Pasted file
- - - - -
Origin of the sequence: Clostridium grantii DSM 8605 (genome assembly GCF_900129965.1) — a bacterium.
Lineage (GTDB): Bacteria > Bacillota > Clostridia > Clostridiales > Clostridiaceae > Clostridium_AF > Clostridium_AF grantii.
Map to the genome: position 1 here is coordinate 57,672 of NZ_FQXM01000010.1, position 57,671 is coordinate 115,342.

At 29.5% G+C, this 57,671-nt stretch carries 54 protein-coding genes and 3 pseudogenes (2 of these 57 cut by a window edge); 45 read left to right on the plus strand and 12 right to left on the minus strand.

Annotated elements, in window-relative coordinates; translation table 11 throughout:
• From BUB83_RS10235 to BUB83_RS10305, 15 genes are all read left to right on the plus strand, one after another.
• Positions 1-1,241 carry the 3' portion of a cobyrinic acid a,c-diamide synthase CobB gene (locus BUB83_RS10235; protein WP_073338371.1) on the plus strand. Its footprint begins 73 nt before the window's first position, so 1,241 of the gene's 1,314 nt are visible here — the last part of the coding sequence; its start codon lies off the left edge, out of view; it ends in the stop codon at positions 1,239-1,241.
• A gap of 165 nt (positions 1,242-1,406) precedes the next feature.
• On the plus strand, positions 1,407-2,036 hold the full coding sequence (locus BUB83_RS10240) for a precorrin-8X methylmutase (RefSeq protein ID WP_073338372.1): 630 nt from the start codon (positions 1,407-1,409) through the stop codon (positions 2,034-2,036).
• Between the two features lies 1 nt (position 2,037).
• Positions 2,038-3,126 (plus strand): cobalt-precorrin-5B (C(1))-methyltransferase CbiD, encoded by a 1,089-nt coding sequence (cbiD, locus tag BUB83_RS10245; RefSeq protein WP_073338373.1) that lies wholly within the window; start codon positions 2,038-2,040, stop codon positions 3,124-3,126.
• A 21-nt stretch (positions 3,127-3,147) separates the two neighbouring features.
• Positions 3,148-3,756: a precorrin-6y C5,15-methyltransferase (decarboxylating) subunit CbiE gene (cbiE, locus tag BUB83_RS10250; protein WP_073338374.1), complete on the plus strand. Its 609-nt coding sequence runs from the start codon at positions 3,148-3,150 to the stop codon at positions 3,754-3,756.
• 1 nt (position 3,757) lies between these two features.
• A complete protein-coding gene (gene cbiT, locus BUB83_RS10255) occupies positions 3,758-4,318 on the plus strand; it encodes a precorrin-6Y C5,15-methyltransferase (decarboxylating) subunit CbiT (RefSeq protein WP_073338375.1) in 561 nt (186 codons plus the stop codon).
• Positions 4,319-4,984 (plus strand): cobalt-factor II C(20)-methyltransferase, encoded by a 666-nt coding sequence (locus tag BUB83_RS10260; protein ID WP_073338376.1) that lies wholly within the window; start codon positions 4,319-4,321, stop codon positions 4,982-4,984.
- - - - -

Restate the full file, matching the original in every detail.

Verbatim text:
Origin of the sequence: Clostridium grantii DSM 8605 (genome assembly GCF_900129965.1) — a bacterium.
Lineage (GTDB): Bacteria > Bacillota > Clostridia > Clostridiales > Clostridiaceae > Clostridium_AF > Clostridium_AF grantii.
Map to the genome: position 1 here is coordinate 57,672 of NZ_FQXM01000010.1, position 57,671 is coordinate 115,342.

At 29.5% G+C, this 57,671-nt stretch carries 54 protein-coding genes and 3 pseudogenes (2 of these 57 cut by a window edge); 45 read left to right on the plus strand and 12 right to left on the minus strand.

Annotated elements, in window-relative coordinates; translation table 11 throughout:
• From BUB83_RS10235 to BUB83_RS10305, 15 genes are all read left to right on the plus strand, one after another.
• Positions 1-1,241 carry the 3' portion of a cobyrinic acid a,c-diamide synthase CobB gene (locus BUB83_RS10235; protein WP_073338371.1) on the plus strand. Its footprint begins 73 nt before the window's first position, so 1,241 of the gene's 1,314 nt are visible here — the last part of the coding sequence; its start codon lies off the left edge, out of view; it ends in the stop codon at positions 1,239-1,241.
• A gap of 165 nt (positions 1,242-1,406) precedes the next feature.
• On the plus strand, positions 1,407-2,036 hold the full coding sequence (locus BUB83_RS10240) for a precorrin-8X methylmutase (RefSeq protein ID WP_073338372.1): 630 nt from the start codon (positions 1,407-1,409) through the stop codon (positions 2,034-2,036).
• Between the two features lies 1 nt (position 2,037).
• Positions 2,038-3,126 (plus strand): cobalt-precorrin-5B (C(1))-methyltransferase CbiD, encoded by a 1,089-nt coding sequence (cbiD, locus tag BUB83_RS10245; RefSeq protein WP_073338373.1) that lies wholly within the window; start codon positions 2,038-2,040, stop codon positions 3,124-3,126.
• A 21-nt stretch (positions 3,127-3,147) separates the two neighbouring features.
• Positions 3,148-3,756: a precorrin-6y C5,15-methyltransferase (decarboxylating) subunit CbiE gene (cbiE, locus tag BUB83_RS10250; protein WP_073338374.1), complete on the plus strand. Its 609-nt coding sequence runs from the start codon at positions 3,148-3,150 to the stop codon at positions 3,754-3,756.
• 1 nt (position 3,757) lies between these two features.
• A complete protein-coding gene (gene cbiT, locus BUB83_RS10255) occupies positions 3,758-4,318 on the plus strand; it encodes a precorrin-6Y C5,15-methyltransferase (decarboxylating) subunit CbiT (RefSeq protein WP_073338375.1) in 561 nt (186 codons plus the stop codon).
• Positions 4,319-4,984 (plus strand): cobalt-factor II C(20)-methyltransferase, encoded by a 666-nt coding sequence (locus tag BUB83_RS10260; protein ID WP_073338376.1) that lies wholly within the window; start codon positions 4,319-4,321, stop codon positions 4,982-4,984.